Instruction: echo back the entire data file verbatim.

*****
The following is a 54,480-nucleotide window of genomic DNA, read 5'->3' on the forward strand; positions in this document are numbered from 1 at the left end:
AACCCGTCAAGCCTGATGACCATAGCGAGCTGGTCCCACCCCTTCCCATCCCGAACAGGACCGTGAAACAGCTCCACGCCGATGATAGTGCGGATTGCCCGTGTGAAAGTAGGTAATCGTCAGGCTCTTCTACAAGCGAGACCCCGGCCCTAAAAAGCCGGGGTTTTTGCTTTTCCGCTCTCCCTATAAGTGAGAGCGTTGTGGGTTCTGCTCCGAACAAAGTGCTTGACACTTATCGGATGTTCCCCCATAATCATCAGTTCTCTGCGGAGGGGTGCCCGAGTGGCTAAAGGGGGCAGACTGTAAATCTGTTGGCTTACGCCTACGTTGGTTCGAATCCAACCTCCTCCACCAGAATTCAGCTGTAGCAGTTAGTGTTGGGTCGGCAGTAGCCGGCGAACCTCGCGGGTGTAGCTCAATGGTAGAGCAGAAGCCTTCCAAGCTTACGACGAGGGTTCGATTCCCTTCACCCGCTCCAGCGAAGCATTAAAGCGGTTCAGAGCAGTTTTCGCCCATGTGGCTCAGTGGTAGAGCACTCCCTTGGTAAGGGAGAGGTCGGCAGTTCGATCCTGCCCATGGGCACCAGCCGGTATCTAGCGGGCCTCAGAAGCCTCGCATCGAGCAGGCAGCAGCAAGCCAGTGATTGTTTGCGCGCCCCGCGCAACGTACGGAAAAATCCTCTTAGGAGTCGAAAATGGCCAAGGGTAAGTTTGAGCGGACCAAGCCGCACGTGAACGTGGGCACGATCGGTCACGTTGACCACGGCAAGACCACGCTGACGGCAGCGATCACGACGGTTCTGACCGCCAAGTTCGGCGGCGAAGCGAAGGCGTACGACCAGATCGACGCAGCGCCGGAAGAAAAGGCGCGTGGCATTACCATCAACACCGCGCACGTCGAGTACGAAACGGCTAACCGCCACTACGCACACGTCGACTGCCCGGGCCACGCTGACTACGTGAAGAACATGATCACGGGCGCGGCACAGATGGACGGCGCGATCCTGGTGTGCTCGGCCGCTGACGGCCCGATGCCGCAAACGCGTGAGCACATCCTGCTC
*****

The following is a 54,480-nucleotide window of genomic DNA, read 5'->3' on the forward strand; positions in this document are numbered from 1 at the left end:
AACCCGTCAAGCCTGATGACCATAGCGAGCTGGTCCCACCCCTTCCCATCCCGAACAGGACCGTGAAACAGCTCCACGCCGATGATAGTGCGGATTGCCCGTGTGAAAGTAGGTAATCGTCAGGCTCTTCTACAAGCGAGACCCCGGCCCTAAAAAGCCGGGGTTTTTGCTTTTCCGCTCTCCCTATAAGTGAGAGCGTTGTGGGTTCTGCTCCGAACAAAGTGCTTGACACTTATCGGATGTTCCCCCATAATCATCAGTTCTCTGCGGAGGGGTGCCCGAGTGGCTAAAGGGGGCAGACTGTAAATCTGTTGGCTTACGCCTACGTTGGTTCGAATCCAACCTCCTCCACCAGAATTCAGCTGTAGCAGTTAGTGTTGGGTCGGCAGTAGCCGGCGAACCTCGCGGGTGTAGCTCAATGGTAGAGCAGAAGCCTTCCAAGCTTACGACGAGGGTTCGATTCCCTTCACCCGCTCCAGCGAAGCATTAAAGCGGTTCAGAGCAGTTTTCGCCCATGTGGCTCAGTGGTAGAGCACTCCCTTGGTAAGGGAGAGGTCGGCAGTTCGATCCTGCCCATGGGCACCAGCCGGTATCTAGCGGGCCTCAGAAGCCTCGCATCGAGCAGGCAGCAGCAAGCCAGTGATTGTTTGCGCGCCCCGCGCAACGTACGGAAAAATCCTCTTAGGAGTCGAAAATGGCCAAGGGTAAGTTTGAGCGGACCAAGCCGCACGTGAACGTGGGCACGATCGGTCACGTTGACCACGGCAAGACCACGCTGACGGCAGCGATCACGACGGTTCTGACCGCCAAGTTCGGCGGCGAAGCGAAGGCGTACGACCAGATCGACGCAGCGCCGGAAGAAAAGGCGCGTGGCATTACCATCAACACCGCGCACGTCGAGTACGAAACGGCTAACCGCCACTACGCACACGTCGACTGCCCGGGCCACGCTGACTACGTGAAGAACATGATCACGGGCGCGGCACAGATGGACGGCGCGATCCTGGTGTGCTCGGCCGCTGACGGCCCGATGCCGCAAACGCGTGAGCACATCCTGCTC